18 Sep 2020 How to Maintain High Employee Morale in Remote Teams
Times have changed, and many teams around the world are finding themselves in a new telecommuting ecosystem that has brought various challenges that go along with it. Whether your employees are new to working from home or have always been remote, proactively guarding your companies’ culture is vital to any remote team’s success. A few simple additions to daily routines can make team members feel valued, included, and a trusted part of your organization, which impacts both morale and retention.
Don’t forget your “hello’s,” “how are you’s,” and other check-ins.
Working remotely frequently opens the door to abrupt communication for a variety of reasons. Distractions from home life and the feeling of just generally being out of sorts due to a lack of a formal work environment, in many cases, can cause employees to forget to care for other team members in a way that often happens organically in the workplace. An excellent way to cultivate care in remote teams is to have a “camera’s on” culture where people can have a chance to connect with each other face-to-face.
Keep transparency and open communication as a core component of your interactions.
Remote team members commonly feel alienated, uneasy, and out of touch; therefore, leaders must communicate often and openly with their teams. Being transparent and honest with employees about changes and company news uproots anxiety, fear, and creates a psychologically safe space for all employees. Forthrightness will also help to build trust and promote an environment where employees can also provide feedback.
Schedule recurring team meetings to foster connection.
Time to debrief, share, and talk through obstacles as a team promotes togetherness and builds rapport among team members. Encouraging team building activities can be done in a virtual environment, and teams should be encouraged to get together at least weekly to touch base. Fluid discussions among employees promote the investment in emotional currency throughout an organization that will carry teams through times of conflict. Keep in mind that team meetings don’t always have to involve work. Employees can have a game night, costume contests, talent shows, competitions, or take part in a virtual happy hour or pizza party.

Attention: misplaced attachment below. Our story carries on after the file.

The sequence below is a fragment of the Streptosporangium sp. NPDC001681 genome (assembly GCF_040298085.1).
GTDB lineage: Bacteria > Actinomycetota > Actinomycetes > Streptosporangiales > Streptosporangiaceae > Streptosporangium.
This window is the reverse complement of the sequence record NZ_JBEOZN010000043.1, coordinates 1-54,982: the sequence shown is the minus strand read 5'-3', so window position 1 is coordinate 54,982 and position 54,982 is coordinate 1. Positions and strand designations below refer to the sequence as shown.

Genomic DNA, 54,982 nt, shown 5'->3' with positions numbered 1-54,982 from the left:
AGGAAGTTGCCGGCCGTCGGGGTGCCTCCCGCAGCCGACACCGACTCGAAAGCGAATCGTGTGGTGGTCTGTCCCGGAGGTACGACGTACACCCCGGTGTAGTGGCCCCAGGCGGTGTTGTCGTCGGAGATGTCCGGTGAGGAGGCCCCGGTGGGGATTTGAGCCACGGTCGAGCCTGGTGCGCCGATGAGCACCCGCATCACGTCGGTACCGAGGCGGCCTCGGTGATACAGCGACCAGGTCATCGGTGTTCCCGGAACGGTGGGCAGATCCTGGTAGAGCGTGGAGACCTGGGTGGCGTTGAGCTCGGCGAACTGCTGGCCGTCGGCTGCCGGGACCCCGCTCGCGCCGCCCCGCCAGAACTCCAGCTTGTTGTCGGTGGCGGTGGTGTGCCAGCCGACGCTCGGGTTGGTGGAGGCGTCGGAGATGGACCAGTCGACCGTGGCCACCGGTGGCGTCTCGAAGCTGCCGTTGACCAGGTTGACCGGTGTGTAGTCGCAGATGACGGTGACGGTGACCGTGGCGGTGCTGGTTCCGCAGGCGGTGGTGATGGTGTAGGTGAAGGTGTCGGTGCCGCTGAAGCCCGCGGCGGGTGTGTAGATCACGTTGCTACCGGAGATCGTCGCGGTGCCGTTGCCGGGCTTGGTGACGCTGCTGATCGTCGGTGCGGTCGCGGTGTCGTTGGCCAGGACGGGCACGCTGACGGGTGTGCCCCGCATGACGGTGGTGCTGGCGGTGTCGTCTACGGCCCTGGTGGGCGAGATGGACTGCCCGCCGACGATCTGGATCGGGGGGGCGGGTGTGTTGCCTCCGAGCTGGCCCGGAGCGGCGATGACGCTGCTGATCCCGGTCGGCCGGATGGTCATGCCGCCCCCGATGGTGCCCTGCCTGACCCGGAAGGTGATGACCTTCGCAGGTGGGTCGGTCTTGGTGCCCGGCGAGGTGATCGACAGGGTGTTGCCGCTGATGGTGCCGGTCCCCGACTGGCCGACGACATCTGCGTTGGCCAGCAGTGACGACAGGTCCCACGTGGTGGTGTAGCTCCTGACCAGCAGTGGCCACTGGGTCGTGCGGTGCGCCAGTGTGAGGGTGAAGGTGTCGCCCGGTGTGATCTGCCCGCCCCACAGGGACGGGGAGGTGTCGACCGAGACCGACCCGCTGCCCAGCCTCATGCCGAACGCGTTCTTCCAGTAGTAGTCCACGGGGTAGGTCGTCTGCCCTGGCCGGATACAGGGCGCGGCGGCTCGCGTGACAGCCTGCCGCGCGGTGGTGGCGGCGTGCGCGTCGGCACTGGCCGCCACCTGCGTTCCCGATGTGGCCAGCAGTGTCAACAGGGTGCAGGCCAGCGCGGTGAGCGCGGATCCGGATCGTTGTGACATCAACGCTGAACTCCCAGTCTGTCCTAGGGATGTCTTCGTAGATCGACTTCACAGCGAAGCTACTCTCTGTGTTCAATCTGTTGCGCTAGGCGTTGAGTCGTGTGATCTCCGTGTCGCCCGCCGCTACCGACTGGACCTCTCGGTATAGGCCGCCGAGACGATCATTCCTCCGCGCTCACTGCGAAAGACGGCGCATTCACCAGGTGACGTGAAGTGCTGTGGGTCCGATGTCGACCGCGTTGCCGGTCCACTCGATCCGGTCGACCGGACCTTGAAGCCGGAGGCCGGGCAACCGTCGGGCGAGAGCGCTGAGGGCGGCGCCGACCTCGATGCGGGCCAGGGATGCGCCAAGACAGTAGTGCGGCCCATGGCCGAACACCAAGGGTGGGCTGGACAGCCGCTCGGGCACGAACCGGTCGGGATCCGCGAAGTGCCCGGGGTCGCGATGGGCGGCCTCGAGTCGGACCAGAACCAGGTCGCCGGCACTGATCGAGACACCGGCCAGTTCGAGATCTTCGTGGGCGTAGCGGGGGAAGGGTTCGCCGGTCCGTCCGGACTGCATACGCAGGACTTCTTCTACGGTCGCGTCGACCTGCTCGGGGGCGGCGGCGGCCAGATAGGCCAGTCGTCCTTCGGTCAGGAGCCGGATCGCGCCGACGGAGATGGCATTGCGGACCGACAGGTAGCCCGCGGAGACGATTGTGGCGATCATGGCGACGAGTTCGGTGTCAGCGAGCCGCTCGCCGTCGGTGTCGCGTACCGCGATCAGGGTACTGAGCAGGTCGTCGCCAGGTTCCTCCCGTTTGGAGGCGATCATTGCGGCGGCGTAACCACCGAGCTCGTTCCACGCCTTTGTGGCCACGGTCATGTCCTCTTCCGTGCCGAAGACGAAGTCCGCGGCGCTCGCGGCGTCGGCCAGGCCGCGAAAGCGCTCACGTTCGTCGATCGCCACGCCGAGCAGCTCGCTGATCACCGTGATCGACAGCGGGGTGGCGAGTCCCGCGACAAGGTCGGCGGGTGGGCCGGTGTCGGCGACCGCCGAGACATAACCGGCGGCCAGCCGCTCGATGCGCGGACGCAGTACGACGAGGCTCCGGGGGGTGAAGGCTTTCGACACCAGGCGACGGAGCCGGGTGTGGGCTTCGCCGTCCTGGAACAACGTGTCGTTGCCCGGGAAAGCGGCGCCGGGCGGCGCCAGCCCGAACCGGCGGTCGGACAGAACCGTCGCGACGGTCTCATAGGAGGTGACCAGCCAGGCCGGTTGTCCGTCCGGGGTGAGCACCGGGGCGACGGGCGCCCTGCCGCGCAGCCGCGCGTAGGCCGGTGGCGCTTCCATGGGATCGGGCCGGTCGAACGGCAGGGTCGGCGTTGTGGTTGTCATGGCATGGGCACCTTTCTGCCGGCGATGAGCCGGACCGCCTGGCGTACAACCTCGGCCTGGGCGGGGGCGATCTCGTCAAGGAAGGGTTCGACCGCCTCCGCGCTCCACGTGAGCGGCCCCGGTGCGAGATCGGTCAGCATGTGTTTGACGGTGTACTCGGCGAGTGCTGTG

Managers should be mindful and encourage self-care.
The coronavirus pandemic has excessively disrupted many people’s lives, and leaders should be mindful that struggling employees all handle adversity in their own way. Some employees will be more open about their obstacles and feelings than others. Leaders and businesses should encourage self-care and stress management routines for their staff. This can be framed in a wellness program and by offering mental health and exercise initiatives as part of your company’s benefits package.
Giving back to the community brings teams together.
Employees are holding organizations accountable to their social and environmental (and even political) footprint now more than ever, and providing ways to give back to the community could also impact your retention rates. Creating a space where employees feel connected to their local community demonstrates kindness that employees internalize and spread to their coworkers.
Business as usual no longer exists, and companies are now facing the new reality of the modern era. The way we work has changed and will continue to evolve, but remembering the fundamentals of care, kindness, and mindfulness will help teams thrive in a digital world and keep humanity in the workplace.